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Cardinal Respiratory Ordered to Pay $2.5 Million in Restitution and Fines for Health Care Fraud

December 12, 2008

Springfield, Ill – U.S. District Judge Jeanne E. Scott today ordered Cardinal Respiratory P.C., a Springfield medical practice that specializes in allergies and immunology, to pay $2.5 million in restitution and fines, including refunding $245,655 to patients, for engaging in fraudulent and abusive billing practices for nearly a decade. Judge Scott further sentenced the corporation to a five-year term of probation and ordered the corporation to pay a criminal fine of $1.5 million.

Cardinal Respiratory pled guilty in October 2007 to one count of felony health care fraud. At that time, the corporation agreed to deposit $2,549,986 with the Clerk of the Court for the Central District of Illinois to be used toward whatever restitution and fine were ordered at sentencing. The Clerk of the Court will be responsible for disbursement of restitution payments of $245,655 to approximately 288 patients whose claims were analyzed and approved by a court-appointed receiver; $528,016 to Blue Cross and Blue Shield of Illinois; $92,754 to Healthlink; and $67,643 to Medicare. Fees to the court-appointed receiver, $52,626, will also be paid from the set-aside funds.

The U.S. Attorney for the Central District of Illinois, Rodger A. Heaton, stated, “This outcome is particularly gratifying because we were able to assist 288 patient victims in recovering money paid to their physician as a result of fraudulent and abusive billing practices.”

According to court documents and as admitted by the corporation during court hearings, Cardinal Respiratory, of 1200 Centre West Drive, engaged in a pattern of fraudulent and abusive billing and collections from about 1997 through at least October 2006. Cardinal submitted various fraudulent claims for payment, including the following:

  • billing for basic office medical supplies, such as syringes, alcohol wipes, mouthpieces and filters;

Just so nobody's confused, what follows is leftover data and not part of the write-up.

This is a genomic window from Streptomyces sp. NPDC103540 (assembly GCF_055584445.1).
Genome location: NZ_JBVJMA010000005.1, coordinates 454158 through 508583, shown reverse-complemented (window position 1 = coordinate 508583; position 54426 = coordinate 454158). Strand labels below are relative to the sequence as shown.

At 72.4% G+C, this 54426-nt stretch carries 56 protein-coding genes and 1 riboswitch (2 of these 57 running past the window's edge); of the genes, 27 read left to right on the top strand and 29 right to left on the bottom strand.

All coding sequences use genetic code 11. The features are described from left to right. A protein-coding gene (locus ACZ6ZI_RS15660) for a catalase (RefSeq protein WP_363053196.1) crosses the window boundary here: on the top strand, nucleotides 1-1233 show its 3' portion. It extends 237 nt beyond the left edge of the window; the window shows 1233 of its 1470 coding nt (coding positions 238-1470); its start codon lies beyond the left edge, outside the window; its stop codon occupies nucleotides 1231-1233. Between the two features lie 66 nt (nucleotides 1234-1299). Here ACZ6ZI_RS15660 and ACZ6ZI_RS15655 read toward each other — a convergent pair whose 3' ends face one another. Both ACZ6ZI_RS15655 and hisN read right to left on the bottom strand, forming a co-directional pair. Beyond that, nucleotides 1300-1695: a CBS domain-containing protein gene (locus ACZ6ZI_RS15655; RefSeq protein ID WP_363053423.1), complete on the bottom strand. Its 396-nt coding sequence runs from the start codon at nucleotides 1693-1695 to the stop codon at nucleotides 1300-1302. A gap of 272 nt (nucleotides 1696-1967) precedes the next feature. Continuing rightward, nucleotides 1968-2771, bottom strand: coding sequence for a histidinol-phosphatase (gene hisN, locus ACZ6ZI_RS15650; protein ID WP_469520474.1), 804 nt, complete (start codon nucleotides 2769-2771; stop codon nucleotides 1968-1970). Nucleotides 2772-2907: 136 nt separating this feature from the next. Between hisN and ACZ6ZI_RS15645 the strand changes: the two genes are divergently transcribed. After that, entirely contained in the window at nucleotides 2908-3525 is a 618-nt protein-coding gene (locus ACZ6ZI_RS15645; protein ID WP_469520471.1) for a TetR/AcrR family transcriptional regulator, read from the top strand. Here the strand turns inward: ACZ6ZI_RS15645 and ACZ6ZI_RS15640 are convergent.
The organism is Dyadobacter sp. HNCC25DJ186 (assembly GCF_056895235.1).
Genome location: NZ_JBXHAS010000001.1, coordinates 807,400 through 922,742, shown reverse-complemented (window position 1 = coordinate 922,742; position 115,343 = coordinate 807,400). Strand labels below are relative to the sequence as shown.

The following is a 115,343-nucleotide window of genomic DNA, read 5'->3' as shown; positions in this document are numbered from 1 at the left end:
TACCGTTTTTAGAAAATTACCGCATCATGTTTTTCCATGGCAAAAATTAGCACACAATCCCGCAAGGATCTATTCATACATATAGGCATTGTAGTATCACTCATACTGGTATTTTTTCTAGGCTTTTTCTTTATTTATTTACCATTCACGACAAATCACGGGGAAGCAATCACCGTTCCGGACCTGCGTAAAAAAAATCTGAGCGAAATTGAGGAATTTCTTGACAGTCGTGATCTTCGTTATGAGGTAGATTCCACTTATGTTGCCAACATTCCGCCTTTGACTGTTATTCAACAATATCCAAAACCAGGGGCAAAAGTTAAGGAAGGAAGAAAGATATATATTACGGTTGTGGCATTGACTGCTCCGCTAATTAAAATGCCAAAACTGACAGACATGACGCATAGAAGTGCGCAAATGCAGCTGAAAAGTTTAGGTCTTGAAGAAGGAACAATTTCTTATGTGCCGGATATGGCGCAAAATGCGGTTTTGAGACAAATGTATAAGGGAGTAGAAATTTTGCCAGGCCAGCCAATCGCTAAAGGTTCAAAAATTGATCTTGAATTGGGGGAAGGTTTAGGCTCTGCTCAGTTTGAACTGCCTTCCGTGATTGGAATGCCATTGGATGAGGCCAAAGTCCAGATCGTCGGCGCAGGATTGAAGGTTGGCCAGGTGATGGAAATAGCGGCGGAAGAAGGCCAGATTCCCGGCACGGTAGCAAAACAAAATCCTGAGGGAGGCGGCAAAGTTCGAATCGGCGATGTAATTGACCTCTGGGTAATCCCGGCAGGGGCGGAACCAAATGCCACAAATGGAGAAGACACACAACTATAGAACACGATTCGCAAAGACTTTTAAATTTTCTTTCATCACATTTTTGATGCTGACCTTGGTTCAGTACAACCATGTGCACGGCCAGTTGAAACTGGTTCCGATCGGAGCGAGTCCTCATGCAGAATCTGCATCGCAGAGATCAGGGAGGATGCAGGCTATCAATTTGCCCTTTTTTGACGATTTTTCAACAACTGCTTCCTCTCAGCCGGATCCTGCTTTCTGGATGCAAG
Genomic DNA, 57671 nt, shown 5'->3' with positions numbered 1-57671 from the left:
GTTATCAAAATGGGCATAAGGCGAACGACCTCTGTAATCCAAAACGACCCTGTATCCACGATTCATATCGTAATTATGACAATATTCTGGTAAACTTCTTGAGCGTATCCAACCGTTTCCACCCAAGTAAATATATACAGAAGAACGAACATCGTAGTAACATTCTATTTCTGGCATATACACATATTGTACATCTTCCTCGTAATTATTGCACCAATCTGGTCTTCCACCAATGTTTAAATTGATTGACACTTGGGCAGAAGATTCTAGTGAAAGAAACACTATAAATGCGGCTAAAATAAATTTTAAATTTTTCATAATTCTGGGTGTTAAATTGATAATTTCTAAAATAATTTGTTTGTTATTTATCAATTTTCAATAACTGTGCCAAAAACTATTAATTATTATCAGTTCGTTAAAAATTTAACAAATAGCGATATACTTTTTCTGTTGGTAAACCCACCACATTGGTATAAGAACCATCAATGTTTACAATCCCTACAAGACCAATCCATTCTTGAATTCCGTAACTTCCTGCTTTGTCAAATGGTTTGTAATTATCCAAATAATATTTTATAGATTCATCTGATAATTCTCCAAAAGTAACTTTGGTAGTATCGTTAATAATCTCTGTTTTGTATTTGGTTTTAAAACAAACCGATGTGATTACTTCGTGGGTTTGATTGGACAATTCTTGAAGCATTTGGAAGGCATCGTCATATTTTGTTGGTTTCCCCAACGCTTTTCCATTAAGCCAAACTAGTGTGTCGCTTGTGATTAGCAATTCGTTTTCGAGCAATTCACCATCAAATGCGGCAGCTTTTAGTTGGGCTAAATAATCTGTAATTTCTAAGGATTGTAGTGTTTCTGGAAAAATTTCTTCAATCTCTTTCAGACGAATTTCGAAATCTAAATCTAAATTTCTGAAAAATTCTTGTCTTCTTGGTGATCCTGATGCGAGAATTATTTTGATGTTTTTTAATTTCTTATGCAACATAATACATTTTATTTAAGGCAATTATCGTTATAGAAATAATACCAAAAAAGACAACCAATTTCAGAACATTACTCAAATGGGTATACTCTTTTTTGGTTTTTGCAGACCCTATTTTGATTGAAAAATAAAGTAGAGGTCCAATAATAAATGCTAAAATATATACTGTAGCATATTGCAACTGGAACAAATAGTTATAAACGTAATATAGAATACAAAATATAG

• billing for dozens or hundreds of doses of allergen preparations when far fewer doses were actually prepared;
  • double billing for allergen immunotherapy injections; and,
  • balance billing of charges rejected by Medicare or insurance companies directly to patients to which finance charges, interest and late payment fees were added.

In a related case, Dr. Janet Despot, who owns and practices medicine at Cardinal Respiratory, was fined $10,000 on February 4, 2008, after pleading guilty to illegal balance billing in violation of her agreement with Medicare, a misdemeanor offense.

Under terms of her plea, Despot agreed to facilitate the corporation’s guilty plea and to fulfill the corporation’s obligations under that agreement. Despot also agreed to a permanent injunction on her behalf and on behalf of Cardinal Respiratory which, among other things, permanently bars her husband, Rickey Weir, previously employed by Despot as business manager for Cardinal Respiratory, from performing any function in any way related to her medical practice, current and future.

Weir, 61, remains charged by indictment with 15 counts of mail fraud and one count of health care fraud. Trial for Weir is scheduled to begin on February 3, 2009. Weir remains detained in federal law enforcement custody pending trial after his release was revoked in November.

Members of the public are reminded that an indictment is merely an accusation; the defendant is presumed innocent unless proven guilty.

If convicted, each count of mail fraud carries a maximum statutory penalty of 30 years imprisonment and a $250,000 fine; the penalty for health care fraud is up to five years imprisonment and a $250,000 fine.

The investigation was conducted by the Central Illinois Health Care Fraud Task Force which includes agents of the U.S. Health and Human Services Office of Inspector General, Federal Bureau of Investigation, the Illinois State Police’s Medicaid Fraud Control Unit, U.S. Postal Inspection Service, Illinois Attorney General’s Office and the Illinois Department of Public Aid. Assistant U.S. Attorneys Patrick D. Hansen and Eric Long are prosecuting the case.

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